“My Story…” Monday: My Journey with the Pill– “Ridiculous”

(Over the next few weeks, I will be sharing some very personal stories.  There will be ignorance, learning, and hard choices addressed along the way.  If you have different views from mine– on either end of the spectrum– I am totally comfortable with that.  I do ask that we show one another kindness and always remember that each woman’s journey is different…)


I had my very first OB/Gyn appointment when I was twenty-two years old.  It is the first doctor’s appointment I ever remember scheduling for myself and I can still remember driving my pale green Saturn to the office.  Despite the giggled warnings from other young women in town that the doctor I’d chosen had “huge hands”, it all went fine.  I didn’t freak out during the exam and everything appeared A-OK.  As is typical, the doctor asked me about my usual periods.


I told him the truth.  They generally lasted six to eight days.  For two to three of those days, I experienced truly excruciating cramping.  I always vomited, at least once, and frequently fainted.  He listened to me, looked at me with kind eyes, and replied gently, “That’s ridiculous. No one should have to endure that.  We can do something about that.”


And, in that moment, I was thrilled.  Really?  I didn’t have to throw up and pass out?  I was filled with joy at the prospect.  I was so glad I had a gentle, compassionate doctor and I happily walked out with the blister pack of 28 pills in my hand.


Of course, I knew it was birth control.  But I also knew it was supposedly the answer to my prayers– I could hardly believe that I might be able to go through a month without the kind of debilitating cramping that left me weeping in a ball, but determined to muddle through.


I took them.  And, happily, I didn’t appear to have any bad side-effects.  My blood pressure stayed steady.  My weight didn’t climb.  I didn’t have any noticeable emotional changes with the hormone upheaval.  I felt… fine.


In fact, I felt better than fine.  For the first time since I’d been twelve, my periods were three to five days, rather than a solid week.  They came, on schedule, every 28 days and I knew exactly what to expect.  What I no longer had to expect?  Vomiting.  Fainting.  Collapsing as pain caused spots behind my eyes.


I moseyed on, refilling the prescription, and carrying on with my life.  At most, I popped a couple of Motrin each month and I could count on feeling just dandy.  While not at the level of miraculous, of course, it was, still, an amazing discovery for me and I was happy to keep right on taking them.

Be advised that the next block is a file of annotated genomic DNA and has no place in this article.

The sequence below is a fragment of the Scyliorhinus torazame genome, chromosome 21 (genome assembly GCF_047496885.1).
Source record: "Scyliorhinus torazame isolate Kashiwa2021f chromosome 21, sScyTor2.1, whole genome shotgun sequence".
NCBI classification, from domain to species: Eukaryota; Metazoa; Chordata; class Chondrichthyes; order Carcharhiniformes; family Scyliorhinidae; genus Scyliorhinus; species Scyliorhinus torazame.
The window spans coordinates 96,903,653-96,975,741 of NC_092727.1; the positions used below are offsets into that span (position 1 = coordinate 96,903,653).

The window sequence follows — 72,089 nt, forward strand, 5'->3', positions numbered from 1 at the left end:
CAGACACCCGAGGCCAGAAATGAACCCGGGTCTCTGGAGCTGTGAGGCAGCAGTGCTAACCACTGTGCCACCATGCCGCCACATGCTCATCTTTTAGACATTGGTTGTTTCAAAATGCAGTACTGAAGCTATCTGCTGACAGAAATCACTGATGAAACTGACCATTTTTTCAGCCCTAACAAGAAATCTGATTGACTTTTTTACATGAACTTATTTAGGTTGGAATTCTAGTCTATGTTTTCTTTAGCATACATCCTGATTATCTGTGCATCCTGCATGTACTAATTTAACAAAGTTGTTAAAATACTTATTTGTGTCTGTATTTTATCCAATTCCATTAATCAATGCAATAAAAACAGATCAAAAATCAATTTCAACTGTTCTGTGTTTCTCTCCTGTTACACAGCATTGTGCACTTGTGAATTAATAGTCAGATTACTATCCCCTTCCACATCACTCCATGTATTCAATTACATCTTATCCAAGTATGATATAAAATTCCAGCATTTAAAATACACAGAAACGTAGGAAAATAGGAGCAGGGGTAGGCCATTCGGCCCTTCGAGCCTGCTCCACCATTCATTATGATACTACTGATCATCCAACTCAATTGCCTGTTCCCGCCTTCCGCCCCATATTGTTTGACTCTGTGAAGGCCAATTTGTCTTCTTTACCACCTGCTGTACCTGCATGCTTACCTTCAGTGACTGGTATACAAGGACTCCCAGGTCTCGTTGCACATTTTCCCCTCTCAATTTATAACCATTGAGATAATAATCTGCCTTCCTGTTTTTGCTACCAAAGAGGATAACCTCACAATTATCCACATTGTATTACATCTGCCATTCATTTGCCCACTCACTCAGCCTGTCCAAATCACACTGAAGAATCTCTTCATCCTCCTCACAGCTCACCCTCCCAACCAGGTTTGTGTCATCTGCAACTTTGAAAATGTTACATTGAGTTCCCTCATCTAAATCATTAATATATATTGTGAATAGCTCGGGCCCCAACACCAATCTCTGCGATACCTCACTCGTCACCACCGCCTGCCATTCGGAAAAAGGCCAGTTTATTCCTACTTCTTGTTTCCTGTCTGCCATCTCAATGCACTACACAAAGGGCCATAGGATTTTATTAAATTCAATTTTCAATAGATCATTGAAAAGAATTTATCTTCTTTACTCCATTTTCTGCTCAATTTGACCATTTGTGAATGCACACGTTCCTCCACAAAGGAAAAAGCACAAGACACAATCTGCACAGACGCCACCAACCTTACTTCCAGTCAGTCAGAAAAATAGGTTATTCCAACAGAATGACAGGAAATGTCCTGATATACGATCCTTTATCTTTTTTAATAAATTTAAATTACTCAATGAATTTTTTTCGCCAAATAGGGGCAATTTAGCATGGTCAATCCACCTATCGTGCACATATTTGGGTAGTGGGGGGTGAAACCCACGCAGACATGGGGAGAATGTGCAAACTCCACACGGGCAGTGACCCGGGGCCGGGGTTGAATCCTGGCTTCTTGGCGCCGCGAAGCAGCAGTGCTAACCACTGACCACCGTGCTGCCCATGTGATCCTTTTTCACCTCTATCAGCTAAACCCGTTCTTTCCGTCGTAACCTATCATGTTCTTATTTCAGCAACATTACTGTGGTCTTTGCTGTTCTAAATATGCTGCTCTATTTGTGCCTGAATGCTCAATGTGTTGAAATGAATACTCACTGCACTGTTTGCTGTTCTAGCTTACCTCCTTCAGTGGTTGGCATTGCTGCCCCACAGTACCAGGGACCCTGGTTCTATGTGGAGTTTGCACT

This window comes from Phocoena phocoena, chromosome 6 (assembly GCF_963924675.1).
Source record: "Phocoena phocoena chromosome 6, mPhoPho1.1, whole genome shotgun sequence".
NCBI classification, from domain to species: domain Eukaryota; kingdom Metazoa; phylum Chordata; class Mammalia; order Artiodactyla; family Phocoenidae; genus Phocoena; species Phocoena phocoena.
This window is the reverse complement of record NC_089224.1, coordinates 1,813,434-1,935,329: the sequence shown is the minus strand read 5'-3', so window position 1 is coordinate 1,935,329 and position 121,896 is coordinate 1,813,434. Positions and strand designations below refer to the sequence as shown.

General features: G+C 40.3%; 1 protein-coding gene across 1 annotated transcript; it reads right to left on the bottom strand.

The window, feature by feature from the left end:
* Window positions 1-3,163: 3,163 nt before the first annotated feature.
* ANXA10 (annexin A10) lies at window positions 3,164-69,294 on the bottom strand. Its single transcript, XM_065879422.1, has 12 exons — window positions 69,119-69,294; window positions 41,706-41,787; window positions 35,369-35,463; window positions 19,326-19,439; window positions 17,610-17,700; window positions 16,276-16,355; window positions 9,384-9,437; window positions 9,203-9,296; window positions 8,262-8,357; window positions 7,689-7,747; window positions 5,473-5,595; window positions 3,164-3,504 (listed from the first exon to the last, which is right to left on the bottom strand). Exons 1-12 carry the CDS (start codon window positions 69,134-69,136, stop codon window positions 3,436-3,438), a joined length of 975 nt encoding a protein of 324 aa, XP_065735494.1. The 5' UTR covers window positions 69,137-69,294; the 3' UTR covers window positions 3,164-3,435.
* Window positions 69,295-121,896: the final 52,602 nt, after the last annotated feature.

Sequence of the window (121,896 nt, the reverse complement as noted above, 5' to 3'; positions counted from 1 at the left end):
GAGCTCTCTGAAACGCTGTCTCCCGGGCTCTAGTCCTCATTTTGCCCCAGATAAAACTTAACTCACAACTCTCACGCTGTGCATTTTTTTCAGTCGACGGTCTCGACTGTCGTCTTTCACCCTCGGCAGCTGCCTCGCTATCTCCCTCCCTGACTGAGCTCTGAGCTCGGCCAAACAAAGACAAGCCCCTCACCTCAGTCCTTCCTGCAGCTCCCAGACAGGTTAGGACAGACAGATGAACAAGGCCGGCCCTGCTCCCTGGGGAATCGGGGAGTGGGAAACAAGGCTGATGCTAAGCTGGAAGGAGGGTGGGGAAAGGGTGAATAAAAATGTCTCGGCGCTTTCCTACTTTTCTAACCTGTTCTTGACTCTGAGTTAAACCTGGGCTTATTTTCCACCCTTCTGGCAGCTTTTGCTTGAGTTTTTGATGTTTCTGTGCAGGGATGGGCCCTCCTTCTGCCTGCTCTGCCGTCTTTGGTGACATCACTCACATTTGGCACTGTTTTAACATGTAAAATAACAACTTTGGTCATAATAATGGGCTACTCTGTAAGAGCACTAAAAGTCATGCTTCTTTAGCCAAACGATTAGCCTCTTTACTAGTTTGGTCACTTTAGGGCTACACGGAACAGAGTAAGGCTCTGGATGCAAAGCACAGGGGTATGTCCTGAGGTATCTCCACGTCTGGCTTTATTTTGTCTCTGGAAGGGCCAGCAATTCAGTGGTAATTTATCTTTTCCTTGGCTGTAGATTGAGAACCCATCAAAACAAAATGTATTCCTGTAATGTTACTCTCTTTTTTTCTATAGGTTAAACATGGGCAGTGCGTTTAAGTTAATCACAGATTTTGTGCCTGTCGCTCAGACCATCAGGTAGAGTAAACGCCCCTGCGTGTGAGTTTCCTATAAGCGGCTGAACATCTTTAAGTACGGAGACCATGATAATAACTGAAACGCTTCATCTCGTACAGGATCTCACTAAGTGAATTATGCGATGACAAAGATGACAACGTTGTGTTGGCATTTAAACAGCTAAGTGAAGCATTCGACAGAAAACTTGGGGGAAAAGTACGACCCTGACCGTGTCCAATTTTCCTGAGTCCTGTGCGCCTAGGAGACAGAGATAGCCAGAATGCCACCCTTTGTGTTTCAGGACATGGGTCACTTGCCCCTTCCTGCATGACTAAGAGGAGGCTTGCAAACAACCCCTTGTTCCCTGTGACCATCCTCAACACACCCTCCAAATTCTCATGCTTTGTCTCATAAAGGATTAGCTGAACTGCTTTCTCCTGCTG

My reason for taking them was to manage the “ridiculous” pain from my monthly cycles.  However, I must be honest and say I wasn’t too upset about the fact that I wasn’t getting pregnant in those early, early days of marriage, either.  I liked being a wife.  I liked having two incomes.  I wanted to enjoy that phase of life before moving on to another.  So, while I may not have started taking the Pill to prevent pregnancy, I didn’t STOP taking it as soon as I was married, either.


In fact, I didn’t stop taking it until a routine exam came back with a whole bunch of jibberish written on my charts, but my eye could only see one word, buried in the midst…




to be cont…

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9 comments to “My Story…” Monday: My Journey with the Pill– “Ridiculous”

  • Oh Wow! Stark reality!! I am so interested to hear the rest of this story, this is a tale which needs to be told!!
    Jennifer xx

  • …bookmarking to read the rest of the story

  • Girl, these cliffhangers kill me.

  • Oh go ahead, leave us dangling here in the wind!! Sheeeesh!! :) You sure know how to build the suspense!

  • Laraba

    Wow, I’m looking forward to the rest of the story too!

    I must say what you went through does sound awful! I’ve never had really bad periods…I’ve been reading up on hormonal stuff, though, and am hopeful that if any of my 5 daughters have similar problems to yours that we can find a natural, healthy way to deal with them.

    I’m also going to encourage them strongly not to take chemical BC as I have grave concerns about their safety.

    • I think there are lots of good, well-researched ways to deal with various “female problems” and I think it’s wonderful that you’re so open and willing to help research alternatives should your daughters need them!

  • Lori

    I’m oddly excited to hear your story. I started taking birth control pills when I was 14 because one month I had 3 periods, one normal and the other two shorter and I wasn’t sexually active yet so it was weird. My doctors solution was birth control, that was the only option I remember her giving. I’m not sure how I feel about birth control, but it is something that I’m researching. I have fertility problems so for me personally I will never take them again.

    • I’m cautiously excited about sharing my story, too, Lori. :) I think people don’t like to talk about these situations but they are REAL and they happen– to all “types” of women. I think you’ll find next Monday’s particularly interesting since it addresses some fertility stuff…

  • I’ll definitely be interested to read the rest. I was in that same place around 16 when I couldn’t stand it anymore – the giant blood clots, nausea and vomiting, and near-fainting (and the first time I ever recall fainting was the first time I got my period). My OBGYN recommended BC, but I started taking prescription Naproxen anyway, and that helped. When I first got married, I took BC. But when I found out I had PCOS it made me much more wary of it. I haven’t been on it since before we were trying to conceive Libbie.

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